The Purple Pill Problem: PPIs, GERD and Serious Side Effects

For the 28 percent of Americans who experience gastroesophageal reflux disease (GERD), acid reflux occurring two or more times per week, proton pump inhibitors (PPIs) like Nexium, Prilosec and Prevacid, reduce the secretion of acid in the stomach and relieve their symptoms of heartburn, chest pain and a hoarse throat. Increasingly, however, studies and clinicians are warning about the serious side effects of long-term use of PPIs, which can range from colon infections to pneumonia, an irregular heartbeat to muscle spasms, bone loss to seizures and kidney disease. Some patients also find that they quickly become dependent on these medications, using them for years rather than for the four- to eight-week period usually recommended for GERD.

GERD Symptoms and Treatment Options

Commonly called acid reflux, GERD is a chronic condition in which stomach acid or bile backs up — or refluxes — from the stomach into the esophagus. This happens because the lower esophageal sphincter (LES), a muscle that acts as a valve between the stomach and esophagus by opening temporarily to allow food and liquid to flow into the stomach, weakens over time or relaxes abnormally.

Symptoms include heartburn, a bitter taste in the mouth, chest pain, a dry, persistent cough, hoarseness, and a sensation of a lump in the throat. If untreated, GERD can damage the lining of the esophagus and lead to complications such as bleeding, ulcers, respiratory problems, scarring that causes swallowing difficulties, and in some cases, Barrett’s esophagus, a precancerous condition, which in turn can lead to cancer of the esophagus.

When it comes to treating patients diagnosed with GERD, physicians often turn to PPIs, which work by reducing the secretion of acid in the stomach. PPIs can relieve GERD symptoms, allowing the lining of the esophagus to heal, and proponents of the drugs note that they generally have a record of safety and effectiveness. They are available in both prescription and over-the-counter (OTC) forms. In addition to being used to treat GERD, they are prescribed for other disorders, including ulcers and inflammation of the esophagus.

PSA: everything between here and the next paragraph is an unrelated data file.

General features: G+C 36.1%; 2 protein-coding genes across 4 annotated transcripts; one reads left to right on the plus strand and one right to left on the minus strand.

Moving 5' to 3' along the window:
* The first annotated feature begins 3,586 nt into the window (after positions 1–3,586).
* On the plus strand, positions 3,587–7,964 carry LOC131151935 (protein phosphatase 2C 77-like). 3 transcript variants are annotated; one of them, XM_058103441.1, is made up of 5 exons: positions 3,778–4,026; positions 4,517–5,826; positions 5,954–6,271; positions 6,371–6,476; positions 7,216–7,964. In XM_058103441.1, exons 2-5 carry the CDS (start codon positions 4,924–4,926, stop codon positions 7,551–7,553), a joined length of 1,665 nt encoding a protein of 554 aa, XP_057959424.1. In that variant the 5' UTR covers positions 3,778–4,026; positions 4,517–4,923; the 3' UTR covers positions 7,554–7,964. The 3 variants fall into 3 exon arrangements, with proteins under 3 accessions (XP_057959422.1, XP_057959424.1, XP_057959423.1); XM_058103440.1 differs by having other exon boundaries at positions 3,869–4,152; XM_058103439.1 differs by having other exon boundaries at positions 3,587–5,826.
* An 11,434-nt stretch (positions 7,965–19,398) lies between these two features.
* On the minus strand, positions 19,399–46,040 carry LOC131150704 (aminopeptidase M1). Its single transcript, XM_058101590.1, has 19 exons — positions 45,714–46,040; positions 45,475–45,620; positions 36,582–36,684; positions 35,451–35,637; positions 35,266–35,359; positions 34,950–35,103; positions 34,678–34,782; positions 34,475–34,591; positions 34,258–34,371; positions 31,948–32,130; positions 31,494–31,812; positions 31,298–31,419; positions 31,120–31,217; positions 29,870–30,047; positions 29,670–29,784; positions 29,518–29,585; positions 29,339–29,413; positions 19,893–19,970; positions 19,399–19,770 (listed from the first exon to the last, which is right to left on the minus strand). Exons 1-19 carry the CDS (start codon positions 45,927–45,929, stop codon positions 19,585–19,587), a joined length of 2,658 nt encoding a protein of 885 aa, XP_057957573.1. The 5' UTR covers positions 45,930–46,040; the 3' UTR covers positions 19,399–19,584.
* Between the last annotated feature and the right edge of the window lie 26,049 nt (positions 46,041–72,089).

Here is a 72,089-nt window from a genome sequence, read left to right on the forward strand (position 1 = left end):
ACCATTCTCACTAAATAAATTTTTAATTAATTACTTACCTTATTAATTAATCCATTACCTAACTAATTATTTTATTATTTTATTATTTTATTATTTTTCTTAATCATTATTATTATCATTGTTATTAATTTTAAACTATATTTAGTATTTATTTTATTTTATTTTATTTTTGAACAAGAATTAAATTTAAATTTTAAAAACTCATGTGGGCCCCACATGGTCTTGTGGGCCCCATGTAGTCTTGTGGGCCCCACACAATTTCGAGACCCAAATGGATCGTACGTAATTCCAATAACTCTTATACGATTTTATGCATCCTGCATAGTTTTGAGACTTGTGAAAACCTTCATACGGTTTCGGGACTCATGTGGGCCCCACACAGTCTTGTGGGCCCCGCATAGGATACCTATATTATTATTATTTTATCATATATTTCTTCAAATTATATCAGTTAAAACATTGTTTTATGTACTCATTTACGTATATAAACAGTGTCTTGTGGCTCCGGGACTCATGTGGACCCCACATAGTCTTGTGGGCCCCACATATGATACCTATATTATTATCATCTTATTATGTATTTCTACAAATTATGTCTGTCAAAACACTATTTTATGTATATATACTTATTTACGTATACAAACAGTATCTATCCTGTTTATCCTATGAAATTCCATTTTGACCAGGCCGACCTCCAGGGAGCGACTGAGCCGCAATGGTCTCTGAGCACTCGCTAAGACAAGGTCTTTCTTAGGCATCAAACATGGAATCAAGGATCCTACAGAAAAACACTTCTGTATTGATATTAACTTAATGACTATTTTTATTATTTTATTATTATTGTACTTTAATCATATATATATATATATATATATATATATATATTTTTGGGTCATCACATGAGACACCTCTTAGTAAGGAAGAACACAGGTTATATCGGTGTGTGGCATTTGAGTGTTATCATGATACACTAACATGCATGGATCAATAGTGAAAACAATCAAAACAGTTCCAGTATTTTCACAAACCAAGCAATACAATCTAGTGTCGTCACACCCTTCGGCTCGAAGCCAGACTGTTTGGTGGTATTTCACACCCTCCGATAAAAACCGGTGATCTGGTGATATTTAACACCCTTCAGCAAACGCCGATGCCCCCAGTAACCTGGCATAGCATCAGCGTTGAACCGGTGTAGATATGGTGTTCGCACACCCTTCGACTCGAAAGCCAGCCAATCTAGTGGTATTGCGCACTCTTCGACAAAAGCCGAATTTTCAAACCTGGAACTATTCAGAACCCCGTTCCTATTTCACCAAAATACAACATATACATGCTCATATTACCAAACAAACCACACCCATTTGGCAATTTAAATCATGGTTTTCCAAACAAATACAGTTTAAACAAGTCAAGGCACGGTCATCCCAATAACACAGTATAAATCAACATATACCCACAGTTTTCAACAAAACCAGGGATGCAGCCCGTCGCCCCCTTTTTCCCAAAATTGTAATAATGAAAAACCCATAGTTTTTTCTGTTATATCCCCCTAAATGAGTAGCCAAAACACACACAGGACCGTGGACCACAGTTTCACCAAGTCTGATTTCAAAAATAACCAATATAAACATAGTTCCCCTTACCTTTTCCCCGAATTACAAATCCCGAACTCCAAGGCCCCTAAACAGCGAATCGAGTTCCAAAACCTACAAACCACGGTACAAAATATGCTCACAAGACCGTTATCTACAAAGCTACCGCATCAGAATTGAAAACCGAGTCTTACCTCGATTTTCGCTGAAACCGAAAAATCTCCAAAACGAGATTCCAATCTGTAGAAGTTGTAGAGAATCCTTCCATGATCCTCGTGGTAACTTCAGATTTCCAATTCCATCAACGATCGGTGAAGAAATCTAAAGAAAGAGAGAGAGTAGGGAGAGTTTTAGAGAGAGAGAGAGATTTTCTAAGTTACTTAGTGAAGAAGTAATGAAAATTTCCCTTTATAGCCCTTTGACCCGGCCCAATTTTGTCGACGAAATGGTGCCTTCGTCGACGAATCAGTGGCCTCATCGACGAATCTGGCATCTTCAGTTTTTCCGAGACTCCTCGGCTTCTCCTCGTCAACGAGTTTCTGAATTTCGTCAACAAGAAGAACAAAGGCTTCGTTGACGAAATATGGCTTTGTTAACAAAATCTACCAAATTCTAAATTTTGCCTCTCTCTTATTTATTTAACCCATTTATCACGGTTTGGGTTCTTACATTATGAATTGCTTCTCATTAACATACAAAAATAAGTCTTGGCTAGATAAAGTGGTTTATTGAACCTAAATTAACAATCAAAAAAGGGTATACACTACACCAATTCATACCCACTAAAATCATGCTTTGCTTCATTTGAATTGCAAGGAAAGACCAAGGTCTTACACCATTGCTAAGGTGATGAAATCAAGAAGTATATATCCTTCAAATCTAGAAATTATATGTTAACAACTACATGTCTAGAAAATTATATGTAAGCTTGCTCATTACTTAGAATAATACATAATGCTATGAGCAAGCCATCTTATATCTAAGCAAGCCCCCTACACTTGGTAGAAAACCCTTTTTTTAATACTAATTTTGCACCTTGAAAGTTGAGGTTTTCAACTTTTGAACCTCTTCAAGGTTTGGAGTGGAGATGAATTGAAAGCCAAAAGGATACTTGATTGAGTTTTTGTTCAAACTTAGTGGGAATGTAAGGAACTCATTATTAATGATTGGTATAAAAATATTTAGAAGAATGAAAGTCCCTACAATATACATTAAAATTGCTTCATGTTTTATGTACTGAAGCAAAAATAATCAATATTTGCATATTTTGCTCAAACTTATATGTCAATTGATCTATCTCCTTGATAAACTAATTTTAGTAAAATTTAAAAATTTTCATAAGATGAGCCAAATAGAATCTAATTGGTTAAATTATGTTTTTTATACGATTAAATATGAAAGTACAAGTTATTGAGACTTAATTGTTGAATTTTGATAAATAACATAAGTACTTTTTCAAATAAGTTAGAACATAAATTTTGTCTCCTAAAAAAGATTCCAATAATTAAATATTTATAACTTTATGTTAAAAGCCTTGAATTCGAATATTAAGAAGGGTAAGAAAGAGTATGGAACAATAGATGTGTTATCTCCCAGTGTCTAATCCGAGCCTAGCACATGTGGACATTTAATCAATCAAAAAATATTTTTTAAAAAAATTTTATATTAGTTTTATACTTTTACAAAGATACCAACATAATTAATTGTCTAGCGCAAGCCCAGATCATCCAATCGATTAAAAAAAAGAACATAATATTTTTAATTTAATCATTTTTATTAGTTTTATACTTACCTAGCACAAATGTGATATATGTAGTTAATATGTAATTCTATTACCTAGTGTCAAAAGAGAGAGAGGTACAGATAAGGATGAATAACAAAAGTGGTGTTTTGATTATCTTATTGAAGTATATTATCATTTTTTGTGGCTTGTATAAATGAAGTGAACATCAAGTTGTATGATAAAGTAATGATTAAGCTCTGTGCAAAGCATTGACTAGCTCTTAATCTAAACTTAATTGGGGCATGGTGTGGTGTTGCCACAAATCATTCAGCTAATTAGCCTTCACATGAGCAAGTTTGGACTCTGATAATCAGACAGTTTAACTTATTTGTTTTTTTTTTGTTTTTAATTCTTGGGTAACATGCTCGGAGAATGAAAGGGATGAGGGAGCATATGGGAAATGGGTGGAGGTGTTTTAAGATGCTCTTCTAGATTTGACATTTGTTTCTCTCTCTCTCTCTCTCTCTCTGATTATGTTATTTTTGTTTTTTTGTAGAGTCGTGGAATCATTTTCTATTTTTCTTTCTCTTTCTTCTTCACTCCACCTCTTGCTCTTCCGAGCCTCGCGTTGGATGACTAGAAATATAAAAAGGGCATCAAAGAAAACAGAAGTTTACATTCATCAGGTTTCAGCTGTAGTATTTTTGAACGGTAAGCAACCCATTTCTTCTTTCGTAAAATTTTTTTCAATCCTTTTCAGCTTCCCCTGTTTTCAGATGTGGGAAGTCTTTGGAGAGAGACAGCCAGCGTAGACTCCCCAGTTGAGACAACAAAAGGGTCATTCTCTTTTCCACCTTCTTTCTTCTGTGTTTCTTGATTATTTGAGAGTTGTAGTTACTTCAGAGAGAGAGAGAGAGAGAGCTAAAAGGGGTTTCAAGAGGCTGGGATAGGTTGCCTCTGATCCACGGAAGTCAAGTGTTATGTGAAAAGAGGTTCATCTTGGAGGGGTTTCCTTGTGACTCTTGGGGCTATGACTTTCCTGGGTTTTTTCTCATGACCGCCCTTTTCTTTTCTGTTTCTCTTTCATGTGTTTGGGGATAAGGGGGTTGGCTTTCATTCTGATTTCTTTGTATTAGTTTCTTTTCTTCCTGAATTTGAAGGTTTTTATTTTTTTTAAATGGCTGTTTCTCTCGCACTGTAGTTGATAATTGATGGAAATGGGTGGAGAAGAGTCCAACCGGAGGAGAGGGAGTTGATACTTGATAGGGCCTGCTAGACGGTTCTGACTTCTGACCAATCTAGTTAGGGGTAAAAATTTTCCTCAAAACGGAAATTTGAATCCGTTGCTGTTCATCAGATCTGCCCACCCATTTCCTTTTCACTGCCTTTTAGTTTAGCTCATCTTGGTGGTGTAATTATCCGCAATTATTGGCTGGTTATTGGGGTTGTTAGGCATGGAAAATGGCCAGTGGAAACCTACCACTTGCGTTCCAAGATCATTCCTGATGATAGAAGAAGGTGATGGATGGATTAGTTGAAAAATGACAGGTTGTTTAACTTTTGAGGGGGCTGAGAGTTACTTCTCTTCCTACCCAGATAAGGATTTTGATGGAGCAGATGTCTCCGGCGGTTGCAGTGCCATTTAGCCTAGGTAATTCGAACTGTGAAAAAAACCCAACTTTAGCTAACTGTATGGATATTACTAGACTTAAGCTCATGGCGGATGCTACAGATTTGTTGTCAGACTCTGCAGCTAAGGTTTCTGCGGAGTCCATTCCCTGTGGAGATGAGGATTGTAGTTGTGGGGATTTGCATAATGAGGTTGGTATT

Higher Doses and Prolonged Use Bring Problems

Robert Kuttner learned how easy it was to become dependent on a daily PPIs the hard way. After suffering frequent bouts of heartburn, he changed his diet and began taking Prilosec. But his symptoms worsened, so he followed his doctor’s advice and took increasingly higher doses of the drug for longer and longer periods. This cycle continued for seven years until he stopped taking Prilosec. He felt better within just a few weeks.

“As I learned, this stuff can create a dependency,” says Kuttner, co-editor of The American Prospect magazine. “It creates a rebound effect, and then you need more and more of it.”

In 2017 more than 102 million prescriptions were written for Prilosec (omeprazole), Nexium (esomeprazole), Prevacid (lansoprazole), Protonix (pantoprazole) and other brands of PPIs.  Over-the-counter PPIs, also big sellers, include Nexium 24HR, Prevacid 24HR, Prilosec OTC and Zegerid OTC. But widespread use of PPIs doesn’t mean they are risk-free. Kuttner’s experience underscores what more and more medical studies indicate and what clinicians are warning: PPIs can lead to worrisome health problems, especially if taken for a  year or longer.

Andrew Chan, MD, vice chair of gastroenterology at Massachusetts General Hospital, says that in general, most of the harmful side effects of PPIs are linked to higher doses and prolonged use of the drugs.